He stopped believing in God once. It lasted a full morning.
She was happy and secure once in the plastic garden of sterile comfort. Then the cancer struck her father, struck her family and the families entwined into her family and into the closely knit community masquerading as a church, struck with an almighty wind that knocked the air from her lungs and chilled irrevocably her budding joy in the world around her. She could never forget, would never forget going to see her father as he lay infant-like and swaddled to prevent him tearing at myriad needles. She was twelve. There were others in the room and she felt the hopelessness in all of them. She ran out after less than a minute, fleeing down to the hospital parking lot where others waited in open and in secret.
Her father had promised her he would get better, had promised her in those weeks after his diagnosis that God would heal him and that life would go back to as it was. He was completely assured of this by whatever damnable being was siphoning off his faith for other purposes. And so she was sure of it and so her mother and so the community bonded itself to this faith in a thing unseen. And as that which he knew wouldn’t happen approached with inexorable agony, he tore at the fabric of his existence, fabric which she had worn as her only protection. Her heart seamed in those moments, separating its parts as her pain burst forth again and again in rage and sorrow and hatred and shame. In those seams wormed in demons of an infinite variety, brought in as moths to flame.
In those last days, her dad looked at her with the brokenness of a fallen angel all the while his resolve never wavering even as all of reality was fracturing around them. And she started to break completely, to fission her ineffable flame. More moths, ever darker.
She cried once after he died and no more after that. She gave herself over to men and to Lilith, and knew joy no more, only a blue burning bitterness against faith in God; it was only this burning that kept her wounds festering, kept her will from recovering and knowing God for the first time. The flame flickered mightily as the abyss deepened; her nightmares in that abyss were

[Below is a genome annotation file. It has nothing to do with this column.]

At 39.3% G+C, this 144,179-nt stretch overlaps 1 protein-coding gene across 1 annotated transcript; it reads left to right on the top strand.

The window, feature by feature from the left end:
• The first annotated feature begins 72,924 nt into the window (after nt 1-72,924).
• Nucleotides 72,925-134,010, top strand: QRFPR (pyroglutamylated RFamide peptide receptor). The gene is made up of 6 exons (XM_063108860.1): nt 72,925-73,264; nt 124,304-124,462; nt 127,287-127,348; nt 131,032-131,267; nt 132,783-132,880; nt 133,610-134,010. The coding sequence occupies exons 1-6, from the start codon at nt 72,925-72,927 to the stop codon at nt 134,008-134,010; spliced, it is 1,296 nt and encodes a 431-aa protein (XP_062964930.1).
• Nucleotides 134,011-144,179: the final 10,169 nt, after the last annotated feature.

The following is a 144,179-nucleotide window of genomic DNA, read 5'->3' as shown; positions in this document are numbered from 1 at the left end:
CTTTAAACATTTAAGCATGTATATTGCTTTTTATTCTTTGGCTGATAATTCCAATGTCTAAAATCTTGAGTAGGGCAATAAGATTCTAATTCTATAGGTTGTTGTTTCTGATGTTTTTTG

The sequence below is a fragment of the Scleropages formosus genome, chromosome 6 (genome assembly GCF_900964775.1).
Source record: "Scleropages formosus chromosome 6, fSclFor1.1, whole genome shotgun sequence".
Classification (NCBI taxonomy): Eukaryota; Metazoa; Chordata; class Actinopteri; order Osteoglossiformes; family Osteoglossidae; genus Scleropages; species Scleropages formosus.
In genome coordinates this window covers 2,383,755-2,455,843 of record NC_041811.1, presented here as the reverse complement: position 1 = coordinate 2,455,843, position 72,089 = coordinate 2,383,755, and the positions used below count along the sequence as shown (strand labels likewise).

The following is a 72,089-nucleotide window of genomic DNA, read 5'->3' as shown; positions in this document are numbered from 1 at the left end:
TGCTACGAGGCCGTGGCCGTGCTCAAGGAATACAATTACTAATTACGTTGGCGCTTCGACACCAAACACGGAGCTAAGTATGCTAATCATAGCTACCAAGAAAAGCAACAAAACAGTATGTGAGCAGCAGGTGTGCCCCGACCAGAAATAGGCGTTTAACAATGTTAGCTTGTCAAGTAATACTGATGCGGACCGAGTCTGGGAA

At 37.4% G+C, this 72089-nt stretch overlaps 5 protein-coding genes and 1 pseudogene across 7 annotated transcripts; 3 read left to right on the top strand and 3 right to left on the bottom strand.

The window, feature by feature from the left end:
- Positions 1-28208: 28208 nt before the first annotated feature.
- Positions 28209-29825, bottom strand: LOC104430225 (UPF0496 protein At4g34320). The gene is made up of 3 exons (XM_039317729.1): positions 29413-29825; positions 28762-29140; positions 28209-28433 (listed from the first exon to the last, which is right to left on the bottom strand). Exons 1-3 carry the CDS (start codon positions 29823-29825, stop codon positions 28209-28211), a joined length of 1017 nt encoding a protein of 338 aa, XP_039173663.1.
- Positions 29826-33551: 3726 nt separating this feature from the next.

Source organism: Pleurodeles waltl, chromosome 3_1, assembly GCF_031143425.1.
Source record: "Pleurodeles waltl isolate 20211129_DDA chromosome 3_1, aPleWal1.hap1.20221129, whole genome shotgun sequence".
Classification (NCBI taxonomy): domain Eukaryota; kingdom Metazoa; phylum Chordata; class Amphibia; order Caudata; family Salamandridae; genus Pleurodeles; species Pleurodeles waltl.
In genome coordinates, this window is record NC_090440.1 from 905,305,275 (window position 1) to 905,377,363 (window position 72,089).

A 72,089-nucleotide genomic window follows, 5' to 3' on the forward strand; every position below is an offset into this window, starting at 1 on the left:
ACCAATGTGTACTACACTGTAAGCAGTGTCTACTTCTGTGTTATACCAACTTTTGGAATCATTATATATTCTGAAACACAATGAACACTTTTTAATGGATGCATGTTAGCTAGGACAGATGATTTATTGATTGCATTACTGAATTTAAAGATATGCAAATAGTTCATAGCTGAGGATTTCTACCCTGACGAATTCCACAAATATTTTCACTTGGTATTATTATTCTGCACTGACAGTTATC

pushed further down through alcohol and television and late nights with many men. None of them reminded her of her father of his unbending faith that fractured her world. None of them that is until one day she glimpsed through the many filters and veils of darkness a man different.
He was a man of principles once; that is until he saw something in a corner lot on 5th Street. It shimmered and glowed with bulbous desire and in him the emptiness which had been dormant began to pull him towards those others. And he quickly gave in without much thought, much as he had given in to his wife and to his desires and to his lover and to his boss and to his mom and to his world. He gave in and sank beneath the waves waiting to be born again, to become God as promised by those whispers. His lust for the female form was nearly insatiable, born out of an early exposure to pornography and the riptide of adolescent desire. As he grew older, that’s all the world was anymore, anyways: domination and power and insertion and clever innuendos and confidence and curiosity and seduction of a basest sort.
It was time, she said beckoning. Are you coming with me
THEY all knew God once, that is until they saw themselves in His reflection and began the process of self realization. They muddied the waters and broke their gaze away from the Oneness. And in that darkness ever deepening, a Man stepped forth to banish them to the abyss. Scraping their way out to their doom, a few flaked off or hooked their way into a soul and for a time stopped their irreversible slide.
It was these who led the final charge against the Most High and his followers. And they expected to win, and win they did for a time, win they did.
Horror horror unspeakable horror, demons all filled the air.